Like a regular person, Harold is just trying to get by. He does not show flairs of emotion unless he is provoked. He only solves problems that need solving. Only seldom does Lloyd, the filmmaker, show his face by having Harold be a bit too uncharacteristically resourceful. Chaplin’s character fluctuates from uneducated to nigh genius on a regular basis. That is one of the primary differences in the worlds of Chaplin and Lloyd. Chaplin’s world seems whimsical, perhaps even magical, whereas Lloyd’s world is the world of reality; and this world extends to the characters in them. Where the Tramp floats and glides, Harold simply walks or runs. Where the Tramp trips and gracefully descends to the ground only to bounce back to his feet in amazing acrobatic style, Harold simply falls and gets back up. Where the Tramp thinks up ingenious ways out of his problems, Harold simply rubs his hands together and faces the problem head-on.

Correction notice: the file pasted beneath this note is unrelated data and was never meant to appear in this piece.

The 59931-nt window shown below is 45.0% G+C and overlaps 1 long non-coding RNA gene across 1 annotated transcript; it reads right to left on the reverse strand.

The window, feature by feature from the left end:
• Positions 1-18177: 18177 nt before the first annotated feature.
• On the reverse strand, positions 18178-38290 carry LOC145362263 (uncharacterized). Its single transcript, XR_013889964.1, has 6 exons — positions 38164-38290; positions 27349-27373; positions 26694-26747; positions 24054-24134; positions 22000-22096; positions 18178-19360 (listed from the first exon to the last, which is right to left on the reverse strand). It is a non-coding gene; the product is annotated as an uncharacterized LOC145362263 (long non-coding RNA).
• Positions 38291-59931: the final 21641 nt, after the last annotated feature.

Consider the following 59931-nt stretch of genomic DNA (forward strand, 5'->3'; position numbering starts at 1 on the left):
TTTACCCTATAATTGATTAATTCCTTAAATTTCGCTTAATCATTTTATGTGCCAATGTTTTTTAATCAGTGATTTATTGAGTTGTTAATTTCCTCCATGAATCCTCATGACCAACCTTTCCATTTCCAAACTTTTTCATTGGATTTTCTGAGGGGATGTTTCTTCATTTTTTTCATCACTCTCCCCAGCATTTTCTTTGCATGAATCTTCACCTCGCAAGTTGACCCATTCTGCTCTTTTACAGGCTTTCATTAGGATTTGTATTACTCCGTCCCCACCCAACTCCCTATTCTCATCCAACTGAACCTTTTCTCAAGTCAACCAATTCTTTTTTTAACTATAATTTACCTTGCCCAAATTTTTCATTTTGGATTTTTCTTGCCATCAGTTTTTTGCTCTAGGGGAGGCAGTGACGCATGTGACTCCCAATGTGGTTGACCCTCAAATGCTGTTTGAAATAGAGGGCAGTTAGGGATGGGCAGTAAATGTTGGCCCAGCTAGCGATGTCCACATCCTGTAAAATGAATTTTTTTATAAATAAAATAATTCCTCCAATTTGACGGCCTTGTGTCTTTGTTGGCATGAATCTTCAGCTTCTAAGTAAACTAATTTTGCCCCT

Thus, because Harold and his world are based, for the most part, in reality, we are more willing to sympathize with him, because we can identify with him. In Girl Shy, when meek Harold writes a book about how to succeed with women (something he has never been able to do), and eagerly gives it to a publisher, we know what is coming. We remember back to a time when we had a dream, yet were not fully aware of how difficult it would be to achieve it. We remember how hard it hit us when we came to that realization. Because we know this and Harold does not, but soon will, our hearts ache for what he is about to go through. To up the ante, when Harold enters the publisher’s office, the secretaries, who have all had a good laugh at the book, pretend to swoon over Harold, thus making him even more hopeful. Finally, when the publisher tells him how ridiculous the book is, Harold’s teary-eyed response seems perfectly natural and realistic, unlike in Chaplin’s films, where he bashes the audience over the head with overblown melodrama. Once again, where the Tramp weeps, Harold simply cries.